Doc isn’t even sure why he did it. For days afterwards, people would talk about it, then smile and shake their heads and just say “Oh, that Doc…”
The whole thing came up on the spur of the moment. Doc and Mrs. Doc were planning to go out of town for a few days and needed several hundred dollars in cash, so Doc dropped by the bank to take it out.
He drew Ardis Richardson as his teller, after he wound his way through the bank’s roped rat maze, and told her how much he needed.
Then, on an impulse, he leaned forward and whispered, “Ardis, I need that in small, unmarked bills, please.”
“My squirrel’s life depends on it.”
Ardis’s mouth dropped open. That should have stopped Doc, but it didn’t.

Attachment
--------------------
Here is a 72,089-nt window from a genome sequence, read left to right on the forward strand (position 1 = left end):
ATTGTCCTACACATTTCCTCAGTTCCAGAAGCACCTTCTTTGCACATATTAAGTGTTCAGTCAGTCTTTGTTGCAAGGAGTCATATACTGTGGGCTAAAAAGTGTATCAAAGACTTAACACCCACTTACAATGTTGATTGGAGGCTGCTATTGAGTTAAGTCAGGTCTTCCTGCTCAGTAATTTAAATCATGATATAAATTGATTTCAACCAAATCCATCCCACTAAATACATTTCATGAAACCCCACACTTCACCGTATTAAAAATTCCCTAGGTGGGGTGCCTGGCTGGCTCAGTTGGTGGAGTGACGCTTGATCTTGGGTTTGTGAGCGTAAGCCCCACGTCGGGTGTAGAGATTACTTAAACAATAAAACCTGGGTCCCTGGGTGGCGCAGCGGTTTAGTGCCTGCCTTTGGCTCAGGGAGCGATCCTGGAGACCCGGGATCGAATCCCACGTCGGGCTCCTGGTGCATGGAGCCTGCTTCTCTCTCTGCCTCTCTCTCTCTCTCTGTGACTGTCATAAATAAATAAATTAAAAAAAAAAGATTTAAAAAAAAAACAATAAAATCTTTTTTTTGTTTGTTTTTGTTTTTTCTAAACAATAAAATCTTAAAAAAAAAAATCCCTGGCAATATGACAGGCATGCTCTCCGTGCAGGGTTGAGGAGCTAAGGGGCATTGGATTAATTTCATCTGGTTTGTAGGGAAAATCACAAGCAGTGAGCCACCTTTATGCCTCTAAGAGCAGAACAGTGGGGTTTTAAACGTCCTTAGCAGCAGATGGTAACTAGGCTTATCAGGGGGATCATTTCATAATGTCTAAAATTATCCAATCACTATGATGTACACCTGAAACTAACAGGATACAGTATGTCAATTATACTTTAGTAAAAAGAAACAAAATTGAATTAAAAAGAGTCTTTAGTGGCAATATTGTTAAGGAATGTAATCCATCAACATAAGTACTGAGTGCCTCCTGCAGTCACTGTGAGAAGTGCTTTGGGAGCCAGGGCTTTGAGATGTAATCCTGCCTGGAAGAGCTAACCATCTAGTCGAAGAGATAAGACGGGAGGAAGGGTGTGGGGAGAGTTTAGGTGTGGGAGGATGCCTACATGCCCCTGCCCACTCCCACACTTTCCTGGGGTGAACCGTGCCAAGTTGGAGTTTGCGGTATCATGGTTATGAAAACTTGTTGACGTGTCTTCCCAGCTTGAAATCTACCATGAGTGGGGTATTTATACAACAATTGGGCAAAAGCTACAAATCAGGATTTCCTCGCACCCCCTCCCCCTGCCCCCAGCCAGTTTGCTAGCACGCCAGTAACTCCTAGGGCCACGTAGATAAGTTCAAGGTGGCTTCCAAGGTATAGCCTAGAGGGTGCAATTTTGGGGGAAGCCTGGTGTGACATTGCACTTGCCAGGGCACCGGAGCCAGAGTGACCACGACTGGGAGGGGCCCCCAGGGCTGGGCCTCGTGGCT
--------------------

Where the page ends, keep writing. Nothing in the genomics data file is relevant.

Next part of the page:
“They said if I wanted to see him alive again, the bills would have to be unmarked.”
“Have you ever seen how cute he is when he sits up and eats a nut and his whiskers twitch? I mean, right now I can picture his big fluffy tail and those eyes … those eyes…. Oh my…”
“Doc … I didn’t know,” she said.
He nodded sadly. “I can hardly bear looking at his little squirrel bed, sitting there empty, and his squirrel food dish, with only half his meal gone. I really have no choice.”
Ardis gave him the money. The sheriff came by Doc’s office to make sure everything was all right. Mrs. Miller across the street from Steve’s house sent a five-dollar donation to Doc to help rescue the squirrel. Pop Walker down at the Rest of Your Life home volunteered to get his gun and polish off every squirrel-napper in the county.
Doc, you see, doesn’t have a squirrel.
Mrs. Doc thought this weekend away from home came not a moment too soon.
Sponsored by “A Cowboy’s Guide to Growing Up Right” by Slim Randles.https://www.amazon.com/s?k=A+Cowboys+Guide+to+Growing+Up+Right